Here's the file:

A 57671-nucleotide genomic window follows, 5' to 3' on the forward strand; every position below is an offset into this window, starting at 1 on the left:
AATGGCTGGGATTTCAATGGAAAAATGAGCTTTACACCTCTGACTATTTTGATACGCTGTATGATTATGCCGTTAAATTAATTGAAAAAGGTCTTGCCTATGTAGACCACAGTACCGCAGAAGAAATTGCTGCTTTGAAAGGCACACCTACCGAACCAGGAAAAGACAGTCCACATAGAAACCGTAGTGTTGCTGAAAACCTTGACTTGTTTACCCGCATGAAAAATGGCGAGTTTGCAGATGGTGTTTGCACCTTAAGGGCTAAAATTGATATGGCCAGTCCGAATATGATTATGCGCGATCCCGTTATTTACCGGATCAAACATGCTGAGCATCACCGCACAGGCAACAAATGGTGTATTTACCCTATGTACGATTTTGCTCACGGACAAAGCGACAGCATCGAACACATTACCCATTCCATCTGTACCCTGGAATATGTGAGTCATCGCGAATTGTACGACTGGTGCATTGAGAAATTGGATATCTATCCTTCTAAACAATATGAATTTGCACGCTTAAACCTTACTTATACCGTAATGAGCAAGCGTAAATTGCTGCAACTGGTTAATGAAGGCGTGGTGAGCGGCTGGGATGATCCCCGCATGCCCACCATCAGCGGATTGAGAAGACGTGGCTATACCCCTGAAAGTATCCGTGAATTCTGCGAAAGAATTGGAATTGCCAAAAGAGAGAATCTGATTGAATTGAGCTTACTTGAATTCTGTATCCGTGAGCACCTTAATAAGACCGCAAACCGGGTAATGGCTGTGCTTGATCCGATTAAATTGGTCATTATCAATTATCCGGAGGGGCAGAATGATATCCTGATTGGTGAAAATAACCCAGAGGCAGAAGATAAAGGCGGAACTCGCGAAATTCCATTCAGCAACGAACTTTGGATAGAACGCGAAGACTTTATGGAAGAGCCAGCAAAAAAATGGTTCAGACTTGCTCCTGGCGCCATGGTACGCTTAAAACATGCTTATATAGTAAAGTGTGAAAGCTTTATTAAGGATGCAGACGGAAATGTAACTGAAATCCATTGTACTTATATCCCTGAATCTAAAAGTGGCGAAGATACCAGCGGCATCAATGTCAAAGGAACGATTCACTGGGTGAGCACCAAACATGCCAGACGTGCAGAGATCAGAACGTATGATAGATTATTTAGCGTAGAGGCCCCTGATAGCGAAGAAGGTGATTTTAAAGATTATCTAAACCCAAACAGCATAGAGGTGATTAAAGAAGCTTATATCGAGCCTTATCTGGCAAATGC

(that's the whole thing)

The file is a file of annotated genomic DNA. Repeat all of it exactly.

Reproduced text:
A 57671-nucleotide genomic window follows, 5' to 3' on the forward strand; every position below is an offset into this window, starting at 1 on the left:
AATGGCTGGGATTTCAATGGAAAAATGAGCTTTACACCTCTGACTATTTTGATACGCTGTATGATTATGCCGTTAAATTAATTGAAAAAGGTCTTGCCTATGTAGACCACAGTACCGCAGAAGAAATTGCTGCTTTGAAAGGCACACCTACCGAACCAGGAAAAGACAGTCCACATAGAAACCGTAGTGTTGCTGAAAACCTTGACTTGTTTACCCGCATGAAAAATGGCGAGTTTGCAGATGGTGTTTGCACCTTAAGGGCTAAAATTGATATGGCCAGTCCGAATATGATTATGCGCGATCCCGTTATTTACCGGATCAAACATGCTGAGCATCACCGCACAGGCAACAAATGGTGTATTTACCCTATGTACGATTTTGCTCACGGACAAAGCGACAGCATCGAACACATTACCCATTCCATCTGTACCCTGGAATATGTGAGTCATCGCGAATTGTACGACTGGTGCATTGAGAAATTGGATATCTATCCTTCTAAACAATATGAATTTGCACGCTTAAACCTTACTTATACCGTAATGAGCAAGCGTAAATTGCTGCAACTGGTTAATGAAGGCGTGGTGAGCGGCTGGGATGATCCCCGCATGCCCACCATCAGCGGATTGAGAAGACGTGGCTATACCCCTGAAAGTATCCGTGAATTCTGCGAAAGAATTGGAATTGCCAAAAGAGAGAATCTGATTGAATTGAGCTTACTTGAATTCTGTATCCGTGAGCACCTTAATAAGACCGCAAACCGGGTAATGGCTGTGCTTGATCCGATTAAATTGGTCATTATCAATTATCCGGAGGGGCAGAATGATATCCTGATTGGTGAAAATAACCCAGAGGCAGAAGATAAAGGCGGAACTCGCGAAATTCCATTCAGCAACGAACTTTGGATAGAACGCGAAGACTTTATGGAAGAGCCAGCAAAAAAATGGTTCAGACTTGCTCCTGGCGCCATGGTACGCTTAAAACATGCTTATATAGTAAAGTGTGAAAGCTTTATTAAGGATGCAGACGGAAATGTAACTGAAATCCATTGTACTTATATCCCTGAATCTAAAAGTGGCGAAGATACCAGCGGCATCAATGTCAAAGGAACGATTCACTGGGTGAGCACCAAACATGCCAGACGTGCAGAGATCAGAACGTATGATAGATTATTTAGCGTAGAGGCCCCTGATAGCGAAGAAGGTGATTTTAAAGATTATCTAAACCCAAACAGCATAGAGGTGATTAAAGAAGCTTATATCGAGCCTTATCTGGCAAATGC